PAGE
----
Benjamin Wisner, Alonso Brenes, and Victor Marchezini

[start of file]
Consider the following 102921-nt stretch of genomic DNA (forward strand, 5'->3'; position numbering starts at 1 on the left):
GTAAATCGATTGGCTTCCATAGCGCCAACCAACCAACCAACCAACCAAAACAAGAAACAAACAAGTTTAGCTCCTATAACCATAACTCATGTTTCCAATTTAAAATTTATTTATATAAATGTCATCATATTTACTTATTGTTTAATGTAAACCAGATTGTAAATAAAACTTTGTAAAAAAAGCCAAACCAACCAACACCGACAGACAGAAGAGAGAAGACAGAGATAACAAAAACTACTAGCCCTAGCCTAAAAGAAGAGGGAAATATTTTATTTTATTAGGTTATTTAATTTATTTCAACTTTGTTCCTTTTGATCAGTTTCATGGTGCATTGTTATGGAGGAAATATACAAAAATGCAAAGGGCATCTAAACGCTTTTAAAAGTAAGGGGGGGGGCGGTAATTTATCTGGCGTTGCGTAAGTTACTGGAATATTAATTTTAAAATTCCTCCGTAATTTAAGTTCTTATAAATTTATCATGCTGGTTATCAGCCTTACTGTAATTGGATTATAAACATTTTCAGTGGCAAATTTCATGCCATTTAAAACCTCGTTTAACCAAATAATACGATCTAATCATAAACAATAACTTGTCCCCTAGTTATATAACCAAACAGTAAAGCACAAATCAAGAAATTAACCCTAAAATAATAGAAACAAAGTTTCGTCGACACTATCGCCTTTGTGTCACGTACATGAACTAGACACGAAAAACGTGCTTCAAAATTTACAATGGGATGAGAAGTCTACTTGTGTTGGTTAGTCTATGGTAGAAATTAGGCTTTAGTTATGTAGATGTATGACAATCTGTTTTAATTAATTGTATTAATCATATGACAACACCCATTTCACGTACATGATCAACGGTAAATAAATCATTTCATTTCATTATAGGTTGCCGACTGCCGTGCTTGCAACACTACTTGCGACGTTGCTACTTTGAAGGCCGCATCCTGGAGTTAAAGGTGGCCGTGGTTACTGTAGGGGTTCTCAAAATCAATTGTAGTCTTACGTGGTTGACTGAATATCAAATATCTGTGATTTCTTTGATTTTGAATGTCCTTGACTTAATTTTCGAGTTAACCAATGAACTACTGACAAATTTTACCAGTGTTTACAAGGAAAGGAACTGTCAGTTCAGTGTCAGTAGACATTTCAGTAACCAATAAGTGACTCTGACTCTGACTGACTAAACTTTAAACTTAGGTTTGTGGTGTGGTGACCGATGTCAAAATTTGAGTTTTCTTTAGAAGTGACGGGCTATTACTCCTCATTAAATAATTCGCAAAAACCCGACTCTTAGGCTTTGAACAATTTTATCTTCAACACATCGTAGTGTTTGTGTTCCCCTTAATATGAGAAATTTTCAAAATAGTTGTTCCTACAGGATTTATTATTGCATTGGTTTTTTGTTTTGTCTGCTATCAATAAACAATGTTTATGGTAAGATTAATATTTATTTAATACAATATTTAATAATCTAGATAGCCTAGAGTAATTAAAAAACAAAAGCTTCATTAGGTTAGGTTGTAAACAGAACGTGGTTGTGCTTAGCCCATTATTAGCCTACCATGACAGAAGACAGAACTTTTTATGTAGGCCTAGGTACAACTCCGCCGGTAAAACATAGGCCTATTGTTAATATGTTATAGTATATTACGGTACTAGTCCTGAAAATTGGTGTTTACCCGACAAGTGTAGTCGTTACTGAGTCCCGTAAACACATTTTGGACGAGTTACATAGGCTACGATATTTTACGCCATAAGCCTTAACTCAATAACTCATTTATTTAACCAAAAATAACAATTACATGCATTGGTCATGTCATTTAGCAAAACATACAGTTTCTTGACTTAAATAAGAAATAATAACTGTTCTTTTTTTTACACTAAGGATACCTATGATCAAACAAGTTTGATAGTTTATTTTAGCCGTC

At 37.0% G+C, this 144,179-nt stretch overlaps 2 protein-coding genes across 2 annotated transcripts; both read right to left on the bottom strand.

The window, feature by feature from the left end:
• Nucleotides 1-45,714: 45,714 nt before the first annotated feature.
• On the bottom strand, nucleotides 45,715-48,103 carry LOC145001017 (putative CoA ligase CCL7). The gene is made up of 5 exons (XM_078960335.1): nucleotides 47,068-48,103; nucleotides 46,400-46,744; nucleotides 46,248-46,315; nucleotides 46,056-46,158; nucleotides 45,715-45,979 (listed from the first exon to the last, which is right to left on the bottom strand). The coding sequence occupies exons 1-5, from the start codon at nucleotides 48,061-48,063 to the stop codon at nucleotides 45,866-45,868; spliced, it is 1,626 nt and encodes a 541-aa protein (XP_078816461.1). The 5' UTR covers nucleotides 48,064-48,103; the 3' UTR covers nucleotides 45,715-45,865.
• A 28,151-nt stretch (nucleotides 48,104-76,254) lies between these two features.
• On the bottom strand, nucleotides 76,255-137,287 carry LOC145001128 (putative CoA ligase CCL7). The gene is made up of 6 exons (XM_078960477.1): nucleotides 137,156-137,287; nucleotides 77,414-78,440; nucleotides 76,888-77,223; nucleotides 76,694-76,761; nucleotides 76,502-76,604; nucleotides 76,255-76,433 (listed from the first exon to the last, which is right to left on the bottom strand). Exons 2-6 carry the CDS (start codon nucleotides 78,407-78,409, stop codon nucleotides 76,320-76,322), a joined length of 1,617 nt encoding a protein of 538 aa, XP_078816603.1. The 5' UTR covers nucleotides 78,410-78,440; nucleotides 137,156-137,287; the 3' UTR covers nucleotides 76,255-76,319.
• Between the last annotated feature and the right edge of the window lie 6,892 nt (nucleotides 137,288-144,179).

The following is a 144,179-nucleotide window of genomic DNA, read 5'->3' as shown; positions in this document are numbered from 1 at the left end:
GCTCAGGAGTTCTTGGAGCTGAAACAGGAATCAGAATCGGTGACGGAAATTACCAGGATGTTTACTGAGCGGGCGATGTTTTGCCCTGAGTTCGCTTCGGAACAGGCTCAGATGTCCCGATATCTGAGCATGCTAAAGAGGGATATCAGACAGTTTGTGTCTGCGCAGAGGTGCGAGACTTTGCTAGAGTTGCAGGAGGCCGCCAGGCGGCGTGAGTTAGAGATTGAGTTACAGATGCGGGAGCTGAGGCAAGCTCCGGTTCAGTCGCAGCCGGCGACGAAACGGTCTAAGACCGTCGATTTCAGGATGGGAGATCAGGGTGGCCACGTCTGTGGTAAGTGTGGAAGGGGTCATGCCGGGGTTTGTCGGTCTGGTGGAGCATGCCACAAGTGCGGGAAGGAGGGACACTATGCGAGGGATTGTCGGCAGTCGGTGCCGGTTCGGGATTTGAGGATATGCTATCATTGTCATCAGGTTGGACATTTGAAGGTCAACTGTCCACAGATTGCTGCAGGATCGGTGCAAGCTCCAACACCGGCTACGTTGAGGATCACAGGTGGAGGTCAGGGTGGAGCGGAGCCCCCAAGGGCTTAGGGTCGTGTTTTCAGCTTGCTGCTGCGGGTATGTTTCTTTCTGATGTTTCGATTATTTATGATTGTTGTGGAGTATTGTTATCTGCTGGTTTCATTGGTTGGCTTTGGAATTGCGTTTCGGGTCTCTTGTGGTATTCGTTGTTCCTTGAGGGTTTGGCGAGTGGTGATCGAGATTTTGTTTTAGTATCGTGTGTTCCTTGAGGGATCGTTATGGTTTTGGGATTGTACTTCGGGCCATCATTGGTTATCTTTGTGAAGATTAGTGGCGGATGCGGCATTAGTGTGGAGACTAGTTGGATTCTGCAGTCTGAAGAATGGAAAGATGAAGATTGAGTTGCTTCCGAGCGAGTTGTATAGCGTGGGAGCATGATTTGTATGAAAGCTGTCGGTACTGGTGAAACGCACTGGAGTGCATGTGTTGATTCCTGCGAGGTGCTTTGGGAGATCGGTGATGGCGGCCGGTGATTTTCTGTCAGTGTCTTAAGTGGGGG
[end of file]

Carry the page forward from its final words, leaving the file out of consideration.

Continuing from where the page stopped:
International nongovernmental organizations (INGOs) and national NGOs (NNGOs) attempt to play many roles in disaster risk reduction (DRR) and governance of natural hazards. Although in this part of the world, disaster risk management has conventionally been the domain of government and military, a number of factors have favored engagement by civil society actors. These factors include increasing budget pressure on governments, in part due to a shift of donor finance from LAC to Africa, that predisposes them to sharing the cost of DRR. Another factor is the growing consensus worldwide that DRR must include proactive preparedness and vulnerability reduction and not simply emergency response. Besides their more recent entry into humanitarian action, civil society actors work in other roles that assist comprehensive, prospective-preventive DRR. These roles include community and local mobilization and bridging between governments and citizens. As advocates, especially in alliance with academia, they attempt to influence national government policy. Some civil society organizations also campaign on issues of malgovernance including corruption that reduce the effectiveness of DRR initiatives. NNGOs also attempt to introduce risk-bearers’ voices, knowledge, and institutional memory to policymakers. They may also help to introduce innovative local governance practices, in particular attempting to link DRR, climate change adaptation (CCA), and development service delivery. Civil society work may show the use of innovative methods and model with pilot projects the integration of DRR, CCA, and enhancement of livelihoods Civil society organizations also contribute to societal transformation through their actions to support transparency, democracy, and distributive and restorative justice.